The government of Quebec has put forward a detailed set of proposals to reform its law on access to information and protection of personal data, in the form of the policy paper, Orientations gouvernementales pour un gouvernement plus transparent, dans le respect du droit à la vie privee et la protection des renseignements personnels. The Centre for Law and Democracy has prepared a submission outlining the further changes it believes are needed to bring Quebec’s right to information law more fully into line with international standards in this area.
“The government’s proposals are, for the most part, positive”, said Toby Mendel, Executive Director of CLD. “But a far more ambitious set of reforms are needed to address the serious weaknesses of the current Quebec law.”
Some of the key recommendations in the CLD analysis are as follows:
• The law should apply to all information held or which can relatively easily be compiled by public bodies.
• Effective measures should be put in place to promote compliance by public bodies with the timelines in the law and the fees for providing information should be reduced.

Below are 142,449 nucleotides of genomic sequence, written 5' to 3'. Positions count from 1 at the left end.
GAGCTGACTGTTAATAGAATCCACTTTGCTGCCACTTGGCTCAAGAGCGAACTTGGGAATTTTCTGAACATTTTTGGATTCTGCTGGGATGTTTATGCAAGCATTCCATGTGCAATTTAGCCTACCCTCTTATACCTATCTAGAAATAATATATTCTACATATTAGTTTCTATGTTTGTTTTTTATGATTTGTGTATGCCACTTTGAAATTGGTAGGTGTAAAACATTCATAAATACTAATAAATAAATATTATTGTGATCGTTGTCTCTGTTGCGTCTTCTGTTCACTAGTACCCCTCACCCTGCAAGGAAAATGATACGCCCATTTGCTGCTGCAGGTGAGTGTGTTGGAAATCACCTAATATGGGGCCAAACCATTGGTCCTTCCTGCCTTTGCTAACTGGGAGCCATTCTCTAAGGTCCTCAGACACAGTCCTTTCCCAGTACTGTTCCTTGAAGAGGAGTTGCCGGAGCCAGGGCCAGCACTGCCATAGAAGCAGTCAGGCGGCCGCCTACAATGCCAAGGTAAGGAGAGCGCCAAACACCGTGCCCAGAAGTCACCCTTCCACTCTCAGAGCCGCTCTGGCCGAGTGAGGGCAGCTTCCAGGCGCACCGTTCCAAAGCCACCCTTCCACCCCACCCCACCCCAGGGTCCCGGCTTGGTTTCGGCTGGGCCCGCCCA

• The regime of exceptions should be reviewed and amended to give proper effect to the proposal in Orientation No. 6, which calls for all exceptions to be strictly harm-based.
• The law should include a broad public interest override for all exceptions.
• Exceptions which are overbroad or unnecessary should be reviewed and repealed or amended.
• The oversight body, the Commission d’accès à l’information (CAI), should retain its current adjudicative function.
CLD urges the government of Quebec to revisit its proposals with a view to introducing more robust amendments to its right to information law.
For further information, please contact:
Centre for Law and Democracy
+1 902 431-3688